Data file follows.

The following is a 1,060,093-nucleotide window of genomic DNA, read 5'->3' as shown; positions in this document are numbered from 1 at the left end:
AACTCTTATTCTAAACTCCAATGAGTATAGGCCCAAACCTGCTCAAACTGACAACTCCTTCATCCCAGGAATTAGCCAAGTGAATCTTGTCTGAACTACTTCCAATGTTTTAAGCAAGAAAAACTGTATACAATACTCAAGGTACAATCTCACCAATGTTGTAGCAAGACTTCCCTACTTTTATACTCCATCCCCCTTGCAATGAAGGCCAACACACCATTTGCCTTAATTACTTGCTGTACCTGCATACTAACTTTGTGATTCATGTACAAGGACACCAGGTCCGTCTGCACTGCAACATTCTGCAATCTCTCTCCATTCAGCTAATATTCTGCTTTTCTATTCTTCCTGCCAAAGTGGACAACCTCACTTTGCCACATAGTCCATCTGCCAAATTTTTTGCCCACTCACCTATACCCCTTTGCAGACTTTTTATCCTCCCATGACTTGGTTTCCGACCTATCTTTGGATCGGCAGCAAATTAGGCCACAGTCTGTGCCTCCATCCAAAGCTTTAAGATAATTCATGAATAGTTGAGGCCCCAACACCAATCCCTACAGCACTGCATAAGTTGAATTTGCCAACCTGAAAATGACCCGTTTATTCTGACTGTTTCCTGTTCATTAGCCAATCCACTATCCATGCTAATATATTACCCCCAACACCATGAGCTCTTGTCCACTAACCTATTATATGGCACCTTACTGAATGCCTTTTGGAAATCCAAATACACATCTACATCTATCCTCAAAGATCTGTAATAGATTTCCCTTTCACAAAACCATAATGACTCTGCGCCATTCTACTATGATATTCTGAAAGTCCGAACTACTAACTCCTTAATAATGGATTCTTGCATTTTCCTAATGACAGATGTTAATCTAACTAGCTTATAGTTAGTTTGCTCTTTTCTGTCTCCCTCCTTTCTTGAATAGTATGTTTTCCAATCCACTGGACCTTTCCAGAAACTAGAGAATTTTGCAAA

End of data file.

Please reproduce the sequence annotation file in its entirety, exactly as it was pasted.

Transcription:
The following is a 1,060,093-nucleotide window of genomic DNA, read 5'->3' as shown; positions in this document are numbered from 1 at the left end:
AACTCTTATTCTAAACTCCAATGAGTATAGGCCCAAACCTGCTCAAACTGACAACTCCTTCATCCCAGGAATTAGCCAAGTGAATCTTGTCTGAACTACTTCCAATGTTTTAAGCAAGAAAAACTGTATACAATACTCAAGGTACAATCTCACCAATGTTGTAGCAAGACTTCCCTACTTTTATACTCCATCCCCCTTGCAATGAAGGCCAACACACCATTTGCCTTAATTACTTGCTGTACCTGCATACTAACTTTGTGATTCATGTACAAGGACACCAGGTCCGTCTGCACTGCAACATTCTGCAATCTCTCTCCATTCAGCTAATATTCTGCTTTTCTATTCTTCCTGCCAAAGTGGACAACCTCACTTTGCCACATAGTCCATCTGCCAAATTTTTTGCCCACTCACCTATACCCCTTTGCAGACTTTTTATCCTCCCATGACTTGGTTTCCGACCTATCTTTGGATCGGCAGCAAATTAGGCCACAGTCTGTGCCTCCATCCAAAGCTTTAAGATAATTCATGAATAGTTGAGGCCCCAACACCAATCCCTACAGCACTGCATAAGTTGAATTTGCCAACCTGAAAATGACCCGTTTATTCTGACTGTTTCCTGTTCATTAGCCAATCCACTATCCATGCTAATATATTACCCCCAACACCATGAGCTCTTGTCCACTAACCTATTATATGGCACCTTACTGAATGCCTTTTGGAAATCCAAATACACATCTACATCTATCCTCAAAGATCTGTAATAGATTTCCCTTTCACAAAACCATAATGACTCTGCGCCATTCTACTATGATATTCTGAAAGTCCGAACTACTAACTCCTTAATAATGGATTCTTGCATTTTCCTAATGACAGATGTTAATCTAACTAGCTTATAGTTAGTTTGCTCTTTTCTGTCTCCCTCCTTTCTTGAATAGTATGTTTTCCAATCCACTGGACCTTTCCAGAAACTAGAGAATTTTGCAAA